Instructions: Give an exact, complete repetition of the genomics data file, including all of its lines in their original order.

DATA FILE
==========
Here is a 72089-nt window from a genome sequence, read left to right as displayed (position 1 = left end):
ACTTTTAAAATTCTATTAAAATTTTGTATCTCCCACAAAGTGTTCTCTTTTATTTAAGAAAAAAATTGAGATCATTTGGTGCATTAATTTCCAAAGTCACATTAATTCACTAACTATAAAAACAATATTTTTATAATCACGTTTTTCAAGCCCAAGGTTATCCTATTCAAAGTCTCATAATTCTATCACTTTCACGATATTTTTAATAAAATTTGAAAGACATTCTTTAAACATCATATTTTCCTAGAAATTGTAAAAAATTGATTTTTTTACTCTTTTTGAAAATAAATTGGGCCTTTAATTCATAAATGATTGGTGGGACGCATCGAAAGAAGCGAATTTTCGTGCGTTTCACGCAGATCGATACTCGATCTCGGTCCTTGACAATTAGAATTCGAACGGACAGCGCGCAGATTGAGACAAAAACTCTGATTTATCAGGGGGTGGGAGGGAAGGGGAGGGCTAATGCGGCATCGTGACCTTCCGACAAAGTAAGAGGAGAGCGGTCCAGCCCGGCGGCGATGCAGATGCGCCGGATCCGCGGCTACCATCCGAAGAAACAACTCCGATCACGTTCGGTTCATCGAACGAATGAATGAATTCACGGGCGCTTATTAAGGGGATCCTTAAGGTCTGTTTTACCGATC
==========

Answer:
Here is a 72089-nt window from a genome sequence, read left to right as displayed (position 1 = left end):
ACTTTTAAAATTCTATTAAAATTTTGTATCTCCCACAAAGTGTTCTCTTTTATTTAAGAAAAAAATTGAGATCATTTGGTGCATTAATTTCCAAAGTCACATTAATTCACTAACTATAAAAACAATATTTTTATAATCACGTTTTTCAAGCCCAAGGTTATCCTATTCAAAGTCTCATAATTCTATCACTTTCACGATATTTTTAATAAAATTTGAAAGACATTCTTTAAACATCATATTTTCCTAGAAATTGTAAAAAATTGATTTTTTTACTCTTTTTGAAAATAAATTGGGCCTTTAATTCATAAATGATTGGTGGGACGCATCGAAAGAAGCGAATTTTCGTGCGTTTCACGCAGATCGATACTCGATCTCGGTCCTTGACAATTAGAATTCGAACGGACAGCGCGCAGATTGAGACAAAAACTCTGATTTATCAGGGGGTGGGAGGGAAGGGGAGGGCTAATGCGGCATCGTGACCTTCCGACAAAGTAAGAGGAGAGCGGTCCAGCCCGGCGGCGATGCAGATGCGCCGGATCCGCGGCTACCATCCGAAGAAACAACTCCGATCACGTTCGGTTCATCGAACGAATGAATGAATTCACGGGCGCTTATTAAGGGGATCCTTAAGGTCTGTTTTACCGATC